Werakata National Park
Werakata National Park is great for birdwatching, home to native animals and has exceptional spring wildflowers. The riding trails and scenic picnic ground are real highlights..
Read more about Werakata National Park
Werakata National Park in the Lower Hunter Valley is loved by locals. It’s also close to Sydney, which makes for the perfect day trip. There are great cycling and walking trails and in spring they’re lined with purple, orange and yellow wildflowers, like acacias and banksias. There are rare plants here, found mostly in a special section of endangered habitat.
Bring some local Hunter Valley produce to the park and set up at pretty Astills picnic area. Then cycle along Deadmans mountain bike loop or Astills trail, which are both easy, flat and suitable for any fitness level.
Bring binoculars and a camera – you’ll find brightly coloured bush birds flying low enough for great photography. Birdwatchers who come to Werakata are never disappointed; the abundance of food in the park attracts the likes of the threatened swift parrot or regent honeyeater as well as several species of robin.
For the latest updates on fires, closures and other alerts in this area, see https://www.nationalparks.nsw.gov.au/visit-a-park/parks/werakata-national-park/local-alerts
- in the North Coast region
Werakata National Park is always open but may have to close at times due to poor weather or fire danger.
02 4946 4100
Contact hours: Monday to Friday, 8.30am to 4.30pm.
- 1 Wetlands Place, Shortland NSW 2307
- Newcastle office
All the practical information you need to know about Werakata National Park.
Getting there and parking
- Follow Maitland Road (B68) towards Abermain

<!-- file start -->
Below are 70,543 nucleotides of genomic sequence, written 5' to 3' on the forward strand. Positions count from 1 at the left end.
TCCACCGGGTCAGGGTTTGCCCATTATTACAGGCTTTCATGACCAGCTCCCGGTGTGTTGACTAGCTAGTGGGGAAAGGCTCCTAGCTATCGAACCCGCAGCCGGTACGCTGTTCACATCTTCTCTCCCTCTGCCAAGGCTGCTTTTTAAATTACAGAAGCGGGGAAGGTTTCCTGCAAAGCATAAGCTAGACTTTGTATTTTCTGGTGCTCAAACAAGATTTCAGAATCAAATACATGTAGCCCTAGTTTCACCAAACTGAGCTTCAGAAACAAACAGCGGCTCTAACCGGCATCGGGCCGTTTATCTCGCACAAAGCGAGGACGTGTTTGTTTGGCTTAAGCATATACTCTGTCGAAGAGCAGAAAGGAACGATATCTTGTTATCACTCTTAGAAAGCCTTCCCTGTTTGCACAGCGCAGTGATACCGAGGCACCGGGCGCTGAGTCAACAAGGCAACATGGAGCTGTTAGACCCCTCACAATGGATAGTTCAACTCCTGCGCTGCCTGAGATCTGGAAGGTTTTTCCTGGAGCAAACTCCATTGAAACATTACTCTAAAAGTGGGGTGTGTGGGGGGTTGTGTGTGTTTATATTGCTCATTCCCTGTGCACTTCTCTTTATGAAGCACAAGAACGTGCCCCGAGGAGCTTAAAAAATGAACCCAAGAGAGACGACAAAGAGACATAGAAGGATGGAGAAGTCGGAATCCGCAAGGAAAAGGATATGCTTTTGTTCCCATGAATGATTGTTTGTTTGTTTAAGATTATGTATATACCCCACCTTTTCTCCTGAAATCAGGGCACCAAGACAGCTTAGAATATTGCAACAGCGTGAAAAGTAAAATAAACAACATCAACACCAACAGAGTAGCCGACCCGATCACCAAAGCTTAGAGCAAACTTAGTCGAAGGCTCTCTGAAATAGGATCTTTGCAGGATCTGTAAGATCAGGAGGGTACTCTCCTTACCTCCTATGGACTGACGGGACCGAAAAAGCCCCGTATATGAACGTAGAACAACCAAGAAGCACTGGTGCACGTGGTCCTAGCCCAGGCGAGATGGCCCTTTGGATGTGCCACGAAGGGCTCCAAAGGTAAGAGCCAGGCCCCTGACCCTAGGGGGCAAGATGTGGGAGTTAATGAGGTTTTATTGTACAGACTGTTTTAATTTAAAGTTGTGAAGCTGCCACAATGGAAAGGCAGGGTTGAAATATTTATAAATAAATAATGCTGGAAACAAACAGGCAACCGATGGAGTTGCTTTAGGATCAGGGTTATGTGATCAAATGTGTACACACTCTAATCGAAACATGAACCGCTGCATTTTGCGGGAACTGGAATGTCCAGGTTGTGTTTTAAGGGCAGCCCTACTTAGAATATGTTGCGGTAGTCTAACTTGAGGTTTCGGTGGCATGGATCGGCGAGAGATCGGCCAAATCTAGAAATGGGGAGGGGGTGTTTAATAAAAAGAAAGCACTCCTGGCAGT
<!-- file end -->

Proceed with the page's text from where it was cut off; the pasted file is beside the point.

- Turn left on Old Maitland Road at East Cessnock
- Turn left on Ironbark Lane
- Follow the signs to Astills picnic area
- Astills picnic area See on map
Check out the Bicycle information for NSW website for more information.
By public transport
For information about public transport options, visit the NSW country transport info website
Best times to visit
There are lots of great things waiting for you in Werakata National Park. Here are some of the highlights.
The days are cooler but still sunny in autumn, making it a fabulous time for hitting the cycle trails of Werakata National Park. The Deadmans Loop trail and Astills trail offer easy flat, fun rides for the family.
There are more than 200 different types of animals recorded in Werakata National Park and the nearby State Conservation Area. Spring is a great time to see them. The wildflower displays during spring are a sight to behold .
Pack a picnic lunch and head for the Astills picnic area with its beautiful canopy of gums.
Winter is a great time for bird watching in the park. Werakata is blessed with a huge number of spotted gums, one of only a few winter-flowering eucalypts found near the New South Wales coast.
Maps and downloads
Illegal dumping is prohibited and penalties apply. If you see illegal dumping activity please help NPWS by reporting it to Environment Line: 131 555.